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Michigan’s offense can learn from Baker Mayfield’s Cleveland Browns debut

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Body punches add up, but it’s great to have a quarterback that wants to go for the knockout right away

New York Jets v Cleveland Browns Photo by Joe Robbins/Getty Images

Wasn’t that exciting?

In case you missed it, the No. 1 overall pick of the 2018 NFL Draft was thrown into the fire down by two scores late in the first half on Thursday Night Football.

Cleveland Browns starting quarterback Tyrod Taylor suffered a concussion, which made way for one of the more memorable debuts from a rookie quarterback in quite some time.

Former Oklahoma Sooner, 2017 Heisman Trophy winner Baker Mayfield shredded the New York Jets defense and got the Browns their first win since 2016.

Mayfield’s presence changed the attitude of the fans in the stadium, it made his offensive line start protecting better than they were with Taylor in, and it changed the scheme of the Browns offense.

The numbers do not lie, the plan of attack became different once Mayfield came in

No play is dead when a QB can do this

The offense began to ran up-tempo effectively, Mayfield consistently threw strikes over ten yards down the field with authority into small windows

If you’re still with me, let’s talk about the Michigan Wolverines.

The quarterback position greatly shapes how the offensive unit performs and the type of gameplan the coaches will implement on a weekly basis.

To this point, QB Shea Patterson has played at a high level more often than not, currently ranking No. 17 in the nation with a 70.8% completion percentage. When evaluating film of his, he continues to pass the eye-test and more film keeps piling up that would indicate he has elite arm talent along with reliable elusiveness.

There comes a point when you can’t take the car out for a test drive any longer. You not only have to buy the car, but you have to test its limits.

Earlier this week Michigan assistant head coach and passing-game coordinator Pep Hamilton talked about how the Wolverines like to establish the run early in games:

“I think Coach Harbaugh’s football teams have always had the philosophy of throwing body punches early in games. I would even dare to say that started when Coach Harbaugh played here at Michigan for Coach Schembechler. That’s part of the Coach Harbaugh offense, I don’t think that’s going to change. And everything else comes off us being able to try and establish the line of scrimmage.”

Hamilton went on to say they go out and play every game with that mentality. I applaud that type of smash-mouth football.

Body punches early in games do add up by the second half, and the running game can really impose their will on the defense all while chewing clock in the process.

Back to Mayfield for a moment... while I’m a supporter of body punches, landing haymakers that can knock an opponent out work just as good or even better. And Mayfield threw haymakers from start to finish. He throws them whether he’s up 14 in a game or down 14, Mayfield’s foot is always on the gas. And against the Jets, Mayfield’s passing prowess actually opened up the running game. Yes, the play of a quarterback can set up for body punches.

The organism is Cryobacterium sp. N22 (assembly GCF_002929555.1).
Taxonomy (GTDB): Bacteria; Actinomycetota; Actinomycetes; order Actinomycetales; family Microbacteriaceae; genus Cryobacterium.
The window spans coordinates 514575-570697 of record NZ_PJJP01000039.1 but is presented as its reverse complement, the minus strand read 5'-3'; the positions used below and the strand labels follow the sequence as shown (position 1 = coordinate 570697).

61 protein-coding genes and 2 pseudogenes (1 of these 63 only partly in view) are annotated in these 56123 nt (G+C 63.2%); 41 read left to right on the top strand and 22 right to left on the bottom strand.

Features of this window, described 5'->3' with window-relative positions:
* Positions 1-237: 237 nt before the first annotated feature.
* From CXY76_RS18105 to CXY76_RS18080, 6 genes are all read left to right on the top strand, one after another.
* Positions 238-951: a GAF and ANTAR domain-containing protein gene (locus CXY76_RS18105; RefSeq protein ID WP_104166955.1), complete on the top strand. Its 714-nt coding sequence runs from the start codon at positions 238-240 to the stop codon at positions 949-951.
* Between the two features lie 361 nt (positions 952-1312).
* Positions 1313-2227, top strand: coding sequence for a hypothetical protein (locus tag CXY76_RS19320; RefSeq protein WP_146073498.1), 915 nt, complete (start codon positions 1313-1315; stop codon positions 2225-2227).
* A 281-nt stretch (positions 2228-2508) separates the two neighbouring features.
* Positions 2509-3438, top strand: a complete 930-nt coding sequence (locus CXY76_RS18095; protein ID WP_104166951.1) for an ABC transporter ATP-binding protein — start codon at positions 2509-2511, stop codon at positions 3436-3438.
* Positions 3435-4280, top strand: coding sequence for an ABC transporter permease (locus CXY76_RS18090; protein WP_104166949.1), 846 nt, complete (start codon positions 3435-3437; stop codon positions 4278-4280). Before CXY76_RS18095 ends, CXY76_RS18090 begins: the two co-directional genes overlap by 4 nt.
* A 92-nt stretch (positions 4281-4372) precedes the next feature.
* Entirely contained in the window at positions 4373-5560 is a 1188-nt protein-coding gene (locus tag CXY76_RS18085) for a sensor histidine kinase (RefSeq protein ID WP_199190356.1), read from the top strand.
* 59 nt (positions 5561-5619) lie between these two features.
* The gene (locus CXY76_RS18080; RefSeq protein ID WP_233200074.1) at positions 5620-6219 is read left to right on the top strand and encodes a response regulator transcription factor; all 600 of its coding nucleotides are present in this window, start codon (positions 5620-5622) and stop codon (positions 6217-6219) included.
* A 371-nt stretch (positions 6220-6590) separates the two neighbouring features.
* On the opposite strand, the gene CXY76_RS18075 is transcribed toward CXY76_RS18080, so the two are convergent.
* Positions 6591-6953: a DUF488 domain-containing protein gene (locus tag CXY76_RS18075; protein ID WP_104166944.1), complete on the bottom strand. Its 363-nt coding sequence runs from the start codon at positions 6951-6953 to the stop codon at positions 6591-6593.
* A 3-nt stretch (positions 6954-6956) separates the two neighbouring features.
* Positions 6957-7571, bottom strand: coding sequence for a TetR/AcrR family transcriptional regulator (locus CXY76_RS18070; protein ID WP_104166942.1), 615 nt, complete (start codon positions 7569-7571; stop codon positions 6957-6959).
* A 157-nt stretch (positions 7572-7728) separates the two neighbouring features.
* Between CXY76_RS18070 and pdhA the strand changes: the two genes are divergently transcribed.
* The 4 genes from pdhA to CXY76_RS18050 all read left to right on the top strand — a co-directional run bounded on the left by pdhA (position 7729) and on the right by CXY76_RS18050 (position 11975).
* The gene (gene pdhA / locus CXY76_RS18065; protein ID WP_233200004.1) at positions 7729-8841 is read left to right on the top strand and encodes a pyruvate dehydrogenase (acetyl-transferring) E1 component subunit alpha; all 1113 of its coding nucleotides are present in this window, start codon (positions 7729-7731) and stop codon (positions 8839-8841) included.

It’s still early in the season, Patterson hasn’t faced enough stiff tests for us to know the QB he really is yet, but it would be worth taking a look at how well he can do leading the team on multiple drives where we see pass-pass-pass-pass on the drive summary instead of run-run-run-run. I only promote this type of thinking if there’s a secondary that can be exploited and beaten by good execution from the QB.

Michigan fans haven’t known the Jim Harbaugh who’s had an elite quarterback as his starter, thus they know him as a coach who relies on the run heavily.

Don’t let the first few years at Michigan fool you, Harbaugh loves quarterbacks like Mayfield.

Harbaugh loves a QB who can knock a defense out.

Although Harbaugh has always embraced ground and pound, he let his quarterback Andrew Luck destroy teams with his arm and legs. Harbaugh and Luck’s last season together featured 32 TD’s by Luck, along with 453 rushing yards. That isn’t exactly a vanilla type set of statistics.

If Shea Patterson has the ability to beat the likes of Ohio State and everyone else on the schedule, there is absolutely no way that Harbaugh won’t utilize Patterson in a more prevalent manner in games to come.

Michigan offensive lineman Michael Onwenu said earlier this week that they haven’t even used half of the offensive playbook.

I do expect the pistol to be integrated more as weeks roll on, more read-option, and a more balanced pass-run ratio than we’ve seen thus far. The fact is, the past two weeks Michigan could have ran it every single play and still came out victorious versus Western Michigan and SMU, but the stiff tests are here now, Big Ten season is about to start.

Baker Mayfield’s debut performance is the type that initially made me love football as a kid in the 1990’s, and that love for the game gets rejuvenated each time I see something special transpire on the gridiron. It’s always refreshing to see a quarterback that is prepared, and in return the coaching staff rewards him by giving Mayfield ample opportunities to showcase his abilities.

I’m not saying Shea Patterson is Baker Mayfield, nor am I comparing Michigan to the Cleveland Browns, but there were certainly a few things the Michigan offense and Shea Patterson could utilize from Mayfield’s performance if they happened to be watching the game on Thursday night.

Maybe it’ll help them in a big game in November. Haymakers are lethal.